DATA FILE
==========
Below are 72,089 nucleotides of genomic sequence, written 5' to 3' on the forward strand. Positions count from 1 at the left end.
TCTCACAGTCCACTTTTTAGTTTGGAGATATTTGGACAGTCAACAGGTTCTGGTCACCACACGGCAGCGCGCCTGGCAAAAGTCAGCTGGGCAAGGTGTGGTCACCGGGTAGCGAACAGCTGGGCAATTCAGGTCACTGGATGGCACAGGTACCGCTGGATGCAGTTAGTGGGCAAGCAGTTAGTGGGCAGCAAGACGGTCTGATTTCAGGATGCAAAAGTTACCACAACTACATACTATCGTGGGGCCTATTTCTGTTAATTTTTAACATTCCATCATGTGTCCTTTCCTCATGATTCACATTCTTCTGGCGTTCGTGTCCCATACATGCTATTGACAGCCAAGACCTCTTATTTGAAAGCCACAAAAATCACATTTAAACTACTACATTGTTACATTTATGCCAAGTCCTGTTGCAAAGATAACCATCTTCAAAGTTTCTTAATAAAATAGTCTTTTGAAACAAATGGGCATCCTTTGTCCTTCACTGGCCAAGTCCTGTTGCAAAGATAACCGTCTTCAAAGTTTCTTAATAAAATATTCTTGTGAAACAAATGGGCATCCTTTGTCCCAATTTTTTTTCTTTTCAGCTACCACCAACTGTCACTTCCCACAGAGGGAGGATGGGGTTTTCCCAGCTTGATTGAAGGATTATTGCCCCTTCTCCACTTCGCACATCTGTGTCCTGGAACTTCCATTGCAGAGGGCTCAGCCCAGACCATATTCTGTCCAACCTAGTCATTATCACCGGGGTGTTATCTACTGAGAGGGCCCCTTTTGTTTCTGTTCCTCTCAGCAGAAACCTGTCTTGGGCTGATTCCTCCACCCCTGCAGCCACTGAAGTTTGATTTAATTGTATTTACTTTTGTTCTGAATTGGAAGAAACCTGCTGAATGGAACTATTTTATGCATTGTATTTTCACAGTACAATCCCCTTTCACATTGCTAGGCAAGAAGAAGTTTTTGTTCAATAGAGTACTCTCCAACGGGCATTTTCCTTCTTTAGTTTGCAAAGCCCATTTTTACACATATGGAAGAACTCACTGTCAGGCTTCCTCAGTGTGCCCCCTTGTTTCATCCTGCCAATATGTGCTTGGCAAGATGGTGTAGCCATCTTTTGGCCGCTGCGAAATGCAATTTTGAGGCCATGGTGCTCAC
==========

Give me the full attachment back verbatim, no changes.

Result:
Below are 72,089 nucleotides of genomic sequence, written 5' to 3' on the forward strand. Positions count from 1 at the left end.
TCTCACAGTCCACTTTTTAGTTTGGAGATATTTGGACAGTCAACAGGTTCTGGTCACCACACGGCAGCGCGCCTGGCAAAAGTCAGCTGGGCAAGGTGTGGTCACCGGGTAGCGAACAGCTGGGCAATTCAGGTCACTGGATGGCACAGGTACCGCTGGATGCAGTTAGTGGGCAAGCAGTTAGTGGGCAGCAAGACGGTCTGATTTCAGGATGCAAAAGTTACCACAACTACATACTATCGTGGGGCCTATTTCTGTTAATTTTTAACATTCCATCATGTGTCCTTTCCTCATGATTCACATTCTTCTGGCGTTCGTGTCCCATACATGCTATTGACAGCCAAGACCTCTTATTTGAAAGCCACAAAAATCACATTTAAACTACTACATTGTTACATTTATGCCAAGTCCTGTTGCAAAGATAACCATCTTCAAAGTTTCTTAATAAAATAGTCTTTTGAAACAAATGGGCATCCTTTGTCCTTCACTGGCCAAGTCCTGTTGCAAAGATAACCGTCTTCAAAGTTTCTTAATAAAATATTCTTGTGAAACAAATGGGCATCCTTTGTCCCAATTTTTTTTCTTTTCAGCTACCACCAACTGTCACTTCCCACAGAGGGAGGATGGGGTTTTCCCAGCTTGATTGAAGGATTATTGCCCCTTCTCCACTTCGCACATCTGTGTCCTGGAACTTCCATTGCAGAGGGCTCAGCCCAGACCATATTCTGTCCAACCTAGTCATTATCACCGGGGTGTTATCTACTGAGAGGGCCCCTTTTGTTTCTGTTCCTCTCAGCAGAAACCTGTCTTGGGCTGATTCCTCCACCCCTGCAGCCACTGAAGTTTGATTTAATTGTATTTACTTTTGTTCTGAATTGGAAGAAACCTGCTGAATGGAACTATTTTATGCATTGTATTTTCACAGTACAATCCCCTTTCACATTGCTAGGCAAGAAGAAGTTTTTGTTCAATAGAGTACTCTCCAACGGGCATTTTCCTTCTTTAGTTTGCAAAGCCCATTTTTACACATATGGAAGAACTCACTGTCAGGCTTCCTCAGTGTGCCCCCTTGTTTCATCCTGCCAATATGTGCTTGGCAAGATGGTGTAGCCATCTTTTGGCCGCTGCGAAATGCAATTTTGAGGCCATGGTGCTCAC